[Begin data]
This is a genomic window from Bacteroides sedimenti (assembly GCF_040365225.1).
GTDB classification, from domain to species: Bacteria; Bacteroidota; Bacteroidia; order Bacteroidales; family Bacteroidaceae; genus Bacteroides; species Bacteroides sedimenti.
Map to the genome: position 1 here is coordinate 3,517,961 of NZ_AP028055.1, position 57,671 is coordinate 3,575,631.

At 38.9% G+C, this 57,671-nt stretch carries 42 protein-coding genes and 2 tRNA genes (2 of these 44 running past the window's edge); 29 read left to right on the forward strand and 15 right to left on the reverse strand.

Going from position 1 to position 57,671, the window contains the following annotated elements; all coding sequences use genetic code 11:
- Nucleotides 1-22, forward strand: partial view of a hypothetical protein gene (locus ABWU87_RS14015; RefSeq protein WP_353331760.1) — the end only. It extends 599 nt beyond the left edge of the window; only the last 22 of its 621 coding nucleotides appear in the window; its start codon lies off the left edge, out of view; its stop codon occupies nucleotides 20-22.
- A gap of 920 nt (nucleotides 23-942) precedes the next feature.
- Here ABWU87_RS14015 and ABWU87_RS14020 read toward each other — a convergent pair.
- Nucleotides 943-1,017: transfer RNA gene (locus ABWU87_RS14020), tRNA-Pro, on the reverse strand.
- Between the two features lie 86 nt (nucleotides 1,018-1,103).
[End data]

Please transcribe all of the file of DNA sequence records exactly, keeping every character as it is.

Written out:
This is a genomic window from Bacteroides sedimenti (assembly GCF_040365225.1).
GTDB classification, from domain to species: Bacteria; Bacteroidota; Bacteroidia; order Bacteroidales; family Bacteroidaceae; genus Bacteroides; species Bacteroides sedimenti.
Map to the genome: position 1 here is coordinate 3,517,961 of NZ_AP028055.1, position 57,671 is coordinate 3,575,631.

At 38.9% G+C, this 57,671-nt stretch carries 42 protein-coding genes and 2 tRNA genes (2 of these 44 running past the window's edge); 29 read left to right on the forward strand and 15 right to left on the reverse strand.

Going from position 1 to position 57,671, the window contains the following annotated elements; all coding sequences use genetic code 11:
- Nucleotides 1-22, forward strand: partial view of a hypothetical protein gene (locus ABWU87_RS14015; RefSeq protein WP_353331760.1) — the end only. It extends 599 nt beyond the left edge of the window; only the last 22 of its 621 coding nucleotides appear in the window; its start codon lies off the left edge, out of view; its stop codon occupies nucleotides 20-22.
- A gap of 920 nt (nucleotides 23-942) precedes the next feature.
- Here ABWU87_RS14015 and ABWU87_RS14020 read toward each other — a convergent pair.
- Nucleotides 943-1,017: transfer RNA gene (locus ABWU87_RS14020), tRNA-Pro, on the reverse strand.
- Between the two features lie 86 nt (nucleotides 1,018-1,103).